12. Guerrero C (2018) Thesis dissertation, a sport event case study for an Emergency Community Development Program in Oyacachi, an indigenous village in the Andes, following a natural disaster in the summer of 2015. Regis UniversityGoogle Scholar
  13. Kavanagh E (n.d.) Exploring the Kotter model and appreciative inquiry as organizational change vehicles for nonprofit human services agencies. University Canada West Business School. http://www.earonkavanagh.ca/kavanagh_article-exploring.pdf.
  14. Kretzmann JP, McKnight JL (2012) Building communities from the inside out: a path toward finding and mobilizing a community’s assets. Center for Urban Affairs and Policy Research, EvanstonGoogle Scholar
  15. Kumar TMV (2016) Smart economy in smart cities: international collaborative research: Ottawa, St. Louis, Stuttgart, Bologna, Cape Town, Nairobi, Dakar, Lagos, New Delhi, Varanasi, Vijayawada, Kozhikode, Hong Kong. Springer, ThailandGoogle Scholar
  16. Lansdale D et al (2015) EcoHelix: working toward a smarter, more sustainable galapagos. Galapagos report 2013–14, Human SystemsGoogle Scholar
  17. Max-Neef M, Elizalde A, Hopenhayn M (2010) Desarrollo a escala humana: Opciones para el future. Creative Commons 3.0 España. Retrieved from http://habitat.aq.upm.es/deh/
  18. Meza M, Herremans I, Wallace J, Althouse N, Lansdale D, Preusser M (2018) Strengthening sustainability leadership competencies through university internships. Int J Sustain Higher Educ 19.  https://doi.org/10.1108/IJSHE-06-2017-0097
  19. Organización Mundial de Turismo (2017) Manual sobre Turismo Accesible para Todos: Principios, herramientas y buenas prácticas – Módulo III: Principales áreas de intervención. OMT, MadridGoogle Scholar
  20. Organización Mundial del Turismo (OMT) (2003) Recomendaciones a los gobiernos para el apoyo y la creación de sistemas nacionales de certificación de sostenibilidad en turismo. [En línea]. Disponible en: www.word-tourism.org/ (Consultado: mayo de 2018)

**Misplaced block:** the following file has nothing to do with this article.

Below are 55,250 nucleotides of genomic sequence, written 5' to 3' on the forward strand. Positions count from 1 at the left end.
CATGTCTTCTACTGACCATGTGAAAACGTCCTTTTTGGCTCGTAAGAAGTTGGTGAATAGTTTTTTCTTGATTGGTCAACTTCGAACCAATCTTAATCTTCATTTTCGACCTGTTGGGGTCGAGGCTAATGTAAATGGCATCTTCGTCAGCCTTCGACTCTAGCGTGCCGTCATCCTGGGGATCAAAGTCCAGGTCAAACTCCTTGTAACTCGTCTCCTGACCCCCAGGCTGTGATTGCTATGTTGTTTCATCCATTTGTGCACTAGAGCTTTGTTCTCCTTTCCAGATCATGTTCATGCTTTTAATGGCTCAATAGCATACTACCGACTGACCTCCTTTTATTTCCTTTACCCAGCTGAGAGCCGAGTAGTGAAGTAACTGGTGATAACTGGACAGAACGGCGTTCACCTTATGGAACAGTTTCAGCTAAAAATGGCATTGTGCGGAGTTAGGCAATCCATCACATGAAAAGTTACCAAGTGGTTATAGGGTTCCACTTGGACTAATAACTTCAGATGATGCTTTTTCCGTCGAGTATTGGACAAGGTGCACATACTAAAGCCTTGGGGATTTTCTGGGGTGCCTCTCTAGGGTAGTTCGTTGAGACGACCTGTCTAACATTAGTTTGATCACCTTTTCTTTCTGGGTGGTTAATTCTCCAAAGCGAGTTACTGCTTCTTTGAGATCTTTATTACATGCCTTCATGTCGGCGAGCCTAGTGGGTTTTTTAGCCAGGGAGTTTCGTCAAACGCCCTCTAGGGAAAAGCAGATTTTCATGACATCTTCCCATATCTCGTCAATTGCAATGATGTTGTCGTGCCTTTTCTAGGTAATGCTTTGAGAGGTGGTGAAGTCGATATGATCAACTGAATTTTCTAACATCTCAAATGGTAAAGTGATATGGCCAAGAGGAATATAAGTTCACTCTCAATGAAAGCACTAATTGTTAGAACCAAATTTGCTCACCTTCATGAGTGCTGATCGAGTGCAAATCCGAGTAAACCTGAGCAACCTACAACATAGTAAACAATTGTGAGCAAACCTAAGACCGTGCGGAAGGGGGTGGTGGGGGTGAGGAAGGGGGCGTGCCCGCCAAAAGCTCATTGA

21. Pérez Marques (2016) Planificación y políticas turísticas. Universidad de Belgrano, Buenos Aires ArgentinaGoogle Scholar
  22. Reiner M (2017) DP640 study guide: data and assessments – moving from SDGs to assessments, data, and a business plan. ArvadaGoogle Scholar
  23. SEGITTUR (2015) Los destinos turísticos inteligentes. Ministerio de Industria, Energía y Turismo. MadridGoogle Scholar
  24. Senge P et al (1994) The fifth discipline fieldbook: strategies and tools for building a learning organizationGoogle Scholar
  25. Taylor DC, Taylor CE, Taylor JO (2011) Empowerment on an unstable planet: from seeds of human energy to a scale of global change. Oxford University Press, New YorkCrossRefGoogle Scholar
  26. Valls F (2004) Gestión de destinos turísticos. Editorial Gestión, MadridGoogle Scholar

Copyright information

© Springer Nature Switzerland AG 2020

Authors and Affiliations

  • David Lansdale
    • 1
    Email author
  • Kléber P. Castro Pacheco
    • 2
  • Cecilia Guerrero
    • 3
  1. 1.Beyond Chacay FoundationQuitoEcuador
  2. 2.Boricua CollegeNew YorkUSA
  3. 3.Regis UniversityDenver, COUSA

Section editors and affiliations

  • Tony Wall
    • 1
  1. 1.International Centre for ThrivingUniversity of ChesterChesterUK